DOĞU ERGİL

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DOĞU ERGİL
February 17, 2013, Sunday

Political perceptions

The Metropoll public opinion research agency recently conducted a study of the preferences of Turkish voters.

The first question inquired whether trust and support for political parties has increased or decreased in the last year. The Turkish public answered as follows: 33 percent of voters said their trust and support for the incumbent Justice and Development (AK Party) has increased. The same proportion of the electorate said the opposite, and 24.4 percent replied that that their attitude has not changed. Among AK Party voters, 16 percent said their level of trust and support for their party has decreased in the last year; 64 percent of Republican People’s Party (CHP) voters, 51 percent of Nationalist Movement Party (MHP) voters and 49 percent of pro-Kurdish Peace and Democracy Party (BDP) voters responded that their trust and support for the AK Party has decreased in the past year.

When asked about the CHP, 44.5 percent of all voters have lost trust and support for the party. Only 11 percent said their support has increased, while 31 percent said their attitude has not changed. Among the CHP voters 32 percent have declared that their trust and support for their own party has increased, while 22 percent said it has decreased.

Trust and support for the MHP among voters has increased for 15 percent of the respondents and has decreased for 34 percent of those surveyed. For 54 percent of MHP voters, their level of support for their party has increased, while 12 percent reported a decrease. The attitude of 31 percent of MHP voters has remained unchanged.

Trust and support for the BDP among the general electorate in the past year has decreased for 50 percent and increased for 3 percent, while there was no change for 22.5 percent. It seems that the BDP is the party that suffered the most in trust and support among all political parties. Even among its supporters, 29 percent declared that their trust and support for their party has decreased. Only 27 percent of BDP voters said that their support for their party increased in the last year, while 17 percent said their opinion has not changed.

Why?

When asked “What are the basic reasons why the AK Party has increased its share of the national vote in parliamentary elections to 50 percent?” the top answers voters gave, according to their frequency, were as follows: 1- It is trustworthy (9.2 percent); 2- It is successful (6.1 percent); 3- It is industrious and productive (6 percent); 4- Its support for the needy (4.7 percent); 5- Ignorance (false consciousness) of the people (4.6 percent); 6- Insufficiency of the opposition (4 percent); 7- Its economic success (3.8 percent);  8- Rapport with the people (3.7 percent); 9- Strength of its leader (3.3 percent). It is evident that the electoral success of the AK Party does not rest on a single factor; rather, it is a complex phenomenon.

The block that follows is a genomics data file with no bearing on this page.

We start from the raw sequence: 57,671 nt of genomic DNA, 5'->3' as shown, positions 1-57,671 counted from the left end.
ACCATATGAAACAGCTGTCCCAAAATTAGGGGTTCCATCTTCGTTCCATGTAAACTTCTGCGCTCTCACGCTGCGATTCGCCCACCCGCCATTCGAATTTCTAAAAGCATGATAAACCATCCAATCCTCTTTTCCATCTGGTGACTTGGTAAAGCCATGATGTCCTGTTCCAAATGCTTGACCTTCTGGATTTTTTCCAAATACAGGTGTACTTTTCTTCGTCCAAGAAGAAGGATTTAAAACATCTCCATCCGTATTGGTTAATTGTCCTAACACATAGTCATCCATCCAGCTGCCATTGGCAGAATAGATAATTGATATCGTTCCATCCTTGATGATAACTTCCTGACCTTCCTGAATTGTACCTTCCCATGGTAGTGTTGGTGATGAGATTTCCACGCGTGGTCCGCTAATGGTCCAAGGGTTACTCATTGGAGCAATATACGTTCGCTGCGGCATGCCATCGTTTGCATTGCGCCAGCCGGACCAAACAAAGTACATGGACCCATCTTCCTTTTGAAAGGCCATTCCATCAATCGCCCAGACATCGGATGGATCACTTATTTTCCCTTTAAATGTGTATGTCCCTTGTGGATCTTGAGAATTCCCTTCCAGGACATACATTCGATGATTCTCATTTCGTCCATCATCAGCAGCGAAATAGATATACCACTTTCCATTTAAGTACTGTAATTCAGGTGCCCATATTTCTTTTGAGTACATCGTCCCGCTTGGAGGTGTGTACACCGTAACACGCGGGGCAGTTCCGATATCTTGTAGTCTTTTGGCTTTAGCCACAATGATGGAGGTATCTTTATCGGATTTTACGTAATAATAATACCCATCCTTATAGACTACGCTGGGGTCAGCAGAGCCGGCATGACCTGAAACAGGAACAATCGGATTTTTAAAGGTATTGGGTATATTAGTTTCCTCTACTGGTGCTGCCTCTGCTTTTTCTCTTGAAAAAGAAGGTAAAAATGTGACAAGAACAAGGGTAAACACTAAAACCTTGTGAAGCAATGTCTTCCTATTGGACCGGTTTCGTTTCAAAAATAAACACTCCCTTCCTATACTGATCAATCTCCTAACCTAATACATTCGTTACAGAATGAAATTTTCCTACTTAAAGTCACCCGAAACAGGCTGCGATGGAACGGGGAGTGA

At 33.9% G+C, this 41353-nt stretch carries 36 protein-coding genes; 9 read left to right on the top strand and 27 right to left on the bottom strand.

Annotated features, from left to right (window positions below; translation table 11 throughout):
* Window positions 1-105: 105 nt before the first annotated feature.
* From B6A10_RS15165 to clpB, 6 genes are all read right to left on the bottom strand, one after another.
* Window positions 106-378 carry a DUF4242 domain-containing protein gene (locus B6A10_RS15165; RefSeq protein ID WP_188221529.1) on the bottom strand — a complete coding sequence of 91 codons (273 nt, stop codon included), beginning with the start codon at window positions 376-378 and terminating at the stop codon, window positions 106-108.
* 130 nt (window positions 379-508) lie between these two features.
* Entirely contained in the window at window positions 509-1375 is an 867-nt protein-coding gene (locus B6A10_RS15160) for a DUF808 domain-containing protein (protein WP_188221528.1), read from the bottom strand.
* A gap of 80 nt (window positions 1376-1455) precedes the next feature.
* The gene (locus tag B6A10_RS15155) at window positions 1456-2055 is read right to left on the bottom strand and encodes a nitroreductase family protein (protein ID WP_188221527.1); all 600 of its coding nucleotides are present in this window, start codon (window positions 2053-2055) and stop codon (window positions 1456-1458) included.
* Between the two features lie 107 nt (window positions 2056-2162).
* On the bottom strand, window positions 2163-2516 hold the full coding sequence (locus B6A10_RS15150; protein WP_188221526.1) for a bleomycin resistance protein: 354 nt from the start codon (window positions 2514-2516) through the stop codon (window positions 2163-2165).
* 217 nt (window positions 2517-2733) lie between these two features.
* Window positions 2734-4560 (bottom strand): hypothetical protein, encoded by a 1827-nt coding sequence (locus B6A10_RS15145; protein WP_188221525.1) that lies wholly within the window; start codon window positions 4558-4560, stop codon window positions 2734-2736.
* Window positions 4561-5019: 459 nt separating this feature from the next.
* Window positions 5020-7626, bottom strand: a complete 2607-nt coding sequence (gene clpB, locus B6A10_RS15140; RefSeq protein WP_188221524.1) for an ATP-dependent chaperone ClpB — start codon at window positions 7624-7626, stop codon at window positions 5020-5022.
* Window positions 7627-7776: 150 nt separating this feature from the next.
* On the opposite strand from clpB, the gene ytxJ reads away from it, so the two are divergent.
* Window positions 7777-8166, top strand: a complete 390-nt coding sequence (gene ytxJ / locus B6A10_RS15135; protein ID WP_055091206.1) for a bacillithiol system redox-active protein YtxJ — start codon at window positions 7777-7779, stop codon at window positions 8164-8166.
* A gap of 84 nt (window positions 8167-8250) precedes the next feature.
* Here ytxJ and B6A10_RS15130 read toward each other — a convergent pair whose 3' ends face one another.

When people were asked “Why can’t the CHP get enough votes to come to power?” the answers were as follows: 1- There is a leadership deficiency (9.1 percent); 2- It does not engender trust (7 percent); 3- Inter-party feuds and factionalism (4.8 percent); 4- Pursuing the wrong policies (4.4 percent); 5- Detachment from the people (4 percent); 6- Entropy and lack of political creativity (3.3 percent); 7- Inability of party administration and deficiencies in the overall organization (3 percent).

Finally, a seminal question was put to the public regarding the reasons for their party preference. The top answers are as follows: 1- Trustworthiness/honesty (16.4 percent); 2- Industriousness and productivity (7.8 percent); 3- Economic policies (5.9 percent); 4- Successful party organization (5 percent); 5- Its record on human rights, basic freedoms and democracy (4.7 percent); 6- Its leader (4.7 percent); 7- Future expectations and how the party relates to voters (3.3 percent).

These findings refute the general belief that people vote mainly because of their ideological leanings. Rather, the data indicate that their preference rests on their perception of how well they believe they are represented by the party and how powerful the party is in its ability to realize its goals. This is a rational choice. So all the rhetoric about ignorance, delusion or being bought off for a few kilos of rice by the AK Party seems to be grossly exaggerated, if not misleading.

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